Hyperbaric Oxygen Chambers: The Proven Benefits and Possible Risks
Written by: Gerda Endemann, PhD
Published on: September 1, 2022
The utility of hyperbaric oxygen therapy (HBOT) has advanced way beyond decompression illness (when scuba divers come to the surface too rapidly). Facilities are springing up around the world, and they’re being used to treat a wide range of complaints, from surgeries that won’t heal to fuzzy brain. You sit or lie in a pressurized chamber breathing in pure oxygen, and the high pressure and high oxygen concentration force extra oxygen into the body. This oxygen helps cells thrive and grow so tissues can repair themselves.
There’s good evidence that HBOT helps heal tissues damaged by cancer radiation treatments, burns, and infections, and it can help reduce the need for foot and leg amputations in diabetics. A doctor will make a referral for these and other FDA-cleared conditions, including severe anemia and sudden vision or hearing loss. HBOT is also cleared by the FDA for the preservation of skin grafts, including those done for gender-affirming surgery. Insurance companies including Medicare will likely pay for all FDA-cleared treatments.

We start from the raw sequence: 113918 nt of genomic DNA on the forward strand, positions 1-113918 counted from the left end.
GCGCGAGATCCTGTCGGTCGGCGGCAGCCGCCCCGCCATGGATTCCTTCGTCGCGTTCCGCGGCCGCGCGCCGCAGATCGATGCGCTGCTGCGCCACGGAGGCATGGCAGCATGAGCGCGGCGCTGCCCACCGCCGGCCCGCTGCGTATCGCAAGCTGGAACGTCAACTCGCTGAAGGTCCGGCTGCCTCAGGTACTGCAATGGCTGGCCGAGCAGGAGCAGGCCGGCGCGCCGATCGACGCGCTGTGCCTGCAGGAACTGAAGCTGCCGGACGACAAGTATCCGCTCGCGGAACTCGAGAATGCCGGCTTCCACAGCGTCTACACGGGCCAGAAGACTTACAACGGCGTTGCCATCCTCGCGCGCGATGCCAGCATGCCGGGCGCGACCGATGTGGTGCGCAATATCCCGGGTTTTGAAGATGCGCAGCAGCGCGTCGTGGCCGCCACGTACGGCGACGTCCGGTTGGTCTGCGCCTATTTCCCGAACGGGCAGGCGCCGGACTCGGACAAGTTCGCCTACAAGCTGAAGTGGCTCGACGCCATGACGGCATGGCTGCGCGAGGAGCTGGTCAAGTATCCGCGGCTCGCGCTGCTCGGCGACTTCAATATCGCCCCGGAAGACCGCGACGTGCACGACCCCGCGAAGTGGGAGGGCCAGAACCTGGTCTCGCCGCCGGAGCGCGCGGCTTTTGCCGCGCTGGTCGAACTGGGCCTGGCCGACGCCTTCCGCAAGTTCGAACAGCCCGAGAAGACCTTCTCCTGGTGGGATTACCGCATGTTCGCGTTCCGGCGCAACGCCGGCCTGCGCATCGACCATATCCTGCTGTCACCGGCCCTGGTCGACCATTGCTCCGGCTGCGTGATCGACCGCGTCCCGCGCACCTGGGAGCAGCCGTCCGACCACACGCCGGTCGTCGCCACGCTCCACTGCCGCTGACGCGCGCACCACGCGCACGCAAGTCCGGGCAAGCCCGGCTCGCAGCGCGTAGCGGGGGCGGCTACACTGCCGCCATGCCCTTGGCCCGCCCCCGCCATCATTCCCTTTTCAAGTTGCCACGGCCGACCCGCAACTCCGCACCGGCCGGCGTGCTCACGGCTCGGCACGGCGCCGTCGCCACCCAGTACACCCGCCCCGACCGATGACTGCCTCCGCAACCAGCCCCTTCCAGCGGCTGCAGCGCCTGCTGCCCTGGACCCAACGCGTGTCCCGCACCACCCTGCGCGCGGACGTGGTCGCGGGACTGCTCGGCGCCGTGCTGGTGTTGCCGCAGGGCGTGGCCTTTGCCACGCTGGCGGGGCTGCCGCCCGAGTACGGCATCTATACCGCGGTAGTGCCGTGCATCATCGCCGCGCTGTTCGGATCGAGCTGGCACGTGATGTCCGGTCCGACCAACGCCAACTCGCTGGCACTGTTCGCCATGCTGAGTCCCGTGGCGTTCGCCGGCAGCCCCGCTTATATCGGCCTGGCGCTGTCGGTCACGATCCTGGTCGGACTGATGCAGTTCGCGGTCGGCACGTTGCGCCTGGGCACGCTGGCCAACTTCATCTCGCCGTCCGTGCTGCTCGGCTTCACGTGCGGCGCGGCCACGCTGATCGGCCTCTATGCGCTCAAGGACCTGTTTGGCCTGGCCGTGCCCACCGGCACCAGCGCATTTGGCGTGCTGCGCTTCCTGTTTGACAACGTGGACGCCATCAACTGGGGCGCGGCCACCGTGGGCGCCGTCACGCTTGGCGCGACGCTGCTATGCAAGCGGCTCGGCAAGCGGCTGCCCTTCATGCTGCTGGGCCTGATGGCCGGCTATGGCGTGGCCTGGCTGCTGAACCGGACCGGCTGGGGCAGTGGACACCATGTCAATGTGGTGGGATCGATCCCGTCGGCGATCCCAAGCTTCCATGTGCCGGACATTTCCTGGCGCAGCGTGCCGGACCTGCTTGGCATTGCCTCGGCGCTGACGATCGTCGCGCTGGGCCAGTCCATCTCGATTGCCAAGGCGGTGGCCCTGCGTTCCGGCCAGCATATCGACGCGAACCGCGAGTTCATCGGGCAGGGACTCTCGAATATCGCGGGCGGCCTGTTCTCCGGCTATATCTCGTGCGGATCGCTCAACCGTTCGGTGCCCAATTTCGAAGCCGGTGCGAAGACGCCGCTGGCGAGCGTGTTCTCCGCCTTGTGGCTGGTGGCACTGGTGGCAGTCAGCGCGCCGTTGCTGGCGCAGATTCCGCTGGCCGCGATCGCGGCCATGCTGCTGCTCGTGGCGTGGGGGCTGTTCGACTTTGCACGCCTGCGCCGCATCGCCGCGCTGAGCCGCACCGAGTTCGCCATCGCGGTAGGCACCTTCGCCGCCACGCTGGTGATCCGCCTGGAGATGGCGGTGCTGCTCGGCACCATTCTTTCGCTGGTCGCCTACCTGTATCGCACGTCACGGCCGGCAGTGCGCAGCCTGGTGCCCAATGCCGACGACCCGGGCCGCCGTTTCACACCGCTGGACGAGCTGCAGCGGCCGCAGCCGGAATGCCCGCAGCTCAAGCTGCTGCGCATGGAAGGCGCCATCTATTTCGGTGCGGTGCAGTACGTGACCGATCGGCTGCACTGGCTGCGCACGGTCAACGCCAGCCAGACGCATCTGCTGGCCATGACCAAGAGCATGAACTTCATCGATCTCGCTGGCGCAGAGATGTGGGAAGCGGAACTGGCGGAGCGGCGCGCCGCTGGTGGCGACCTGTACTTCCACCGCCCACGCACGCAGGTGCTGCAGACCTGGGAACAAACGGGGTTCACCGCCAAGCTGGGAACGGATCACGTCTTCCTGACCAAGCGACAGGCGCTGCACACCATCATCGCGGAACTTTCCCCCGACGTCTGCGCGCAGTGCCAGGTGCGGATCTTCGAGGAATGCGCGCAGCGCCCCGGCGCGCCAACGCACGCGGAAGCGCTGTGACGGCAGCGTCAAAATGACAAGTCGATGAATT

But what about other conditions that people are going to HBOT facilities for, like cognitive support and chronic Lyme disease? And what about the zip-up chambers for home use? Is the expense and time worth it? Medical HBOT is expensive unless your health insurance covers it, to say nothing of being stuck in a claustrophobia-inducing chamber for hours every day with your ears feeling the pressure and without your cell phone for distraction. (Electronics are included in a long list of things that cannot be brought inside the chambers.)